Sunday, October 11, 2009

Good Hair


Saw Good Hair over the weekend, a documentary with comedian Chris Rock exploring the previously (and to some, still) taboo subject of African American hair.

I went in to the film with the notion that a black woman's choice to relax her hair or wear a weave is no different than a white woman's choice to bleach, dye, or style her hair--both are cosmetic choices made by the individual and influenced by cultural norms. Black women use harmful chemicals to adhere to an image of beauty held by society, just as white women use chemicals to do the same. Some claim that the harm in black women doing this is present because they are trying to be something they're not. Or to prescribe to a standard of beauty not set by themselves.

But guess what? This is not a black thing. This is true of all women's fashion and beauty standards, regardless of color.

I felt going in to this film that a black woman's decision to do anything to her own hair is something that she cannot and should not be judged on. And especially not by men. For all women, in a fashion, utilize chemicals in some form to enhance their appearance. Relaxer is made up of harmful and dangerous chemicals. But so are all standard cosmetics -- makeup, gloss, bleach, dyes, nail polish/removal. This is the state of feminine beauty. Hell, male beauty too, if you're too be honest. Unless you don't wear cologne, deodorant, after-shave, skin lotion, or use toothpaste, mouthwash, contact lenses, etc.

So, yes, I went in holding these opinions. And I left the movie . . . feeling EXACTLY the same way!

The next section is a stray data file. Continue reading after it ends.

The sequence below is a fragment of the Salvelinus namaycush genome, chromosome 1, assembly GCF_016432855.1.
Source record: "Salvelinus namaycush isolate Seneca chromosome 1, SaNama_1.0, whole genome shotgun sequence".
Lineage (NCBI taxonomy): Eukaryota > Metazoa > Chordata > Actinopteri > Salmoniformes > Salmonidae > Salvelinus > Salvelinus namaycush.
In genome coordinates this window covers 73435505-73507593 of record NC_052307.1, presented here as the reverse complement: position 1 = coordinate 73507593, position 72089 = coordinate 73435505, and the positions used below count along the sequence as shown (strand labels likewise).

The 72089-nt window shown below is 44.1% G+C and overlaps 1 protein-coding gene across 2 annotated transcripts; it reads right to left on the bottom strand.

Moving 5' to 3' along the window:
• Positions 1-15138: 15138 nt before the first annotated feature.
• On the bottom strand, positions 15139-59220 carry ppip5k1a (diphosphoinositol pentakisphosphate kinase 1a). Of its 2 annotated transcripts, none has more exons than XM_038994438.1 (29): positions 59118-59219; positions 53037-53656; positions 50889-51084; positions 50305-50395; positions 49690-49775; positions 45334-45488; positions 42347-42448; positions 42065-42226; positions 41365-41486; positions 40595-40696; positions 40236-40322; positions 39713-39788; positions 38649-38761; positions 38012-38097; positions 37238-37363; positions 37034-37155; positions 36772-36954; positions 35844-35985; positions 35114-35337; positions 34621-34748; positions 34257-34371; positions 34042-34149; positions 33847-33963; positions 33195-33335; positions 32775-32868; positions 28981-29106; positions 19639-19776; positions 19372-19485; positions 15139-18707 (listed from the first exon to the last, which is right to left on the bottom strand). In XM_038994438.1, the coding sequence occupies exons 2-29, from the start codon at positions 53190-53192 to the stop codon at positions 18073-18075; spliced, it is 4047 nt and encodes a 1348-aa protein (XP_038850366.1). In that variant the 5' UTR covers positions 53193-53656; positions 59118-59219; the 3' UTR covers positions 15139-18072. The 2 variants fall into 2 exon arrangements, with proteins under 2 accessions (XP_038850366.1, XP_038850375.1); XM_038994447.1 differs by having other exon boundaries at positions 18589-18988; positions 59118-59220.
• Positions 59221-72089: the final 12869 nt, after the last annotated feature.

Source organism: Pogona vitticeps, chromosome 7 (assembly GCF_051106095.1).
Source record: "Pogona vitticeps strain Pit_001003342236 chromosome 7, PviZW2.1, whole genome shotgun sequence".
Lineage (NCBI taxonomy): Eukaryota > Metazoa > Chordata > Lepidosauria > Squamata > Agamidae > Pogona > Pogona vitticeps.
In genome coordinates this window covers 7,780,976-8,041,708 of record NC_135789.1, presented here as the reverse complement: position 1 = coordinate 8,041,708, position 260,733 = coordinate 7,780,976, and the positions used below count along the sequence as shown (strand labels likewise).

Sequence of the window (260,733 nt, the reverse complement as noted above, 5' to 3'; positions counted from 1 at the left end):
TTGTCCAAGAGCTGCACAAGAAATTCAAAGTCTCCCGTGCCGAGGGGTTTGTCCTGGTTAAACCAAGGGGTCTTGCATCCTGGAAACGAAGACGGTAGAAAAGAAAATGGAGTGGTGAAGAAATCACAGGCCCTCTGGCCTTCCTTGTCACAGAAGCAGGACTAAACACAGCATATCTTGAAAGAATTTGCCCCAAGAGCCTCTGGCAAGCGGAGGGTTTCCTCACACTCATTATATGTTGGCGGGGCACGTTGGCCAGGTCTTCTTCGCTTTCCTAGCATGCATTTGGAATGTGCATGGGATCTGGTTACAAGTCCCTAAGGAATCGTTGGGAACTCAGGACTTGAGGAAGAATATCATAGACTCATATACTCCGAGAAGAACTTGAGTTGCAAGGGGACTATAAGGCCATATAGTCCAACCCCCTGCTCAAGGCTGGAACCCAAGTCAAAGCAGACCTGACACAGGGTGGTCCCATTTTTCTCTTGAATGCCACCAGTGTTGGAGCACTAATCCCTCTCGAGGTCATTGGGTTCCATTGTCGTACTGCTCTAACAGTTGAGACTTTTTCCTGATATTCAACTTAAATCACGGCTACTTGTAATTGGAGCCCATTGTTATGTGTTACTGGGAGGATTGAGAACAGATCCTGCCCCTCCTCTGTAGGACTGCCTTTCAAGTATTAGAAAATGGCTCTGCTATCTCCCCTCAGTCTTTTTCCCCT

Watching Bad Hair did not give me any new insight into black women's hair I didn't already know. I live with a black woman, after all. If anything, it only reinforced what I strongly believed: that what a woman does with her own body is her own decision.

It's a knee-jerk reaction--and not just by black men, but some black women as well--that women who relax their hair or wear weaves are doing so to "look white." But this is unfair and over simplifying the situation. After all, if black women are making their hair straight to adhere to a Caucasian sense of what is beautiful, then in turn white women are wearing eye-liner and blush to adhere to an ancient Egyptian standard of beauty.

I mean, how far back do you want to go? Feminine beauty has NEVER been about being natural. From the dawn of time it's been about enhancing what you have, and then taking it a step further and trying to look like something you're not. Something idealized.

This is the key word here: ideal.

Black women in America have developed a standard unique to themselves. Like it or not, this has been decided. It's a purely egotistical and chauvinistic slant held by men that women pretty themselves up to look good for men. Oh puleeeze! Black woman do not torture themselves under 5 hours of intense scalp burn just to compete with white women over black men. They do it to compete with themselves! Just as women's fashion has grown up around the concept of the "other" woman, and not men at all. Women are not stupid. They know they don't have to do much to attract a man's attention. That part is rather easy.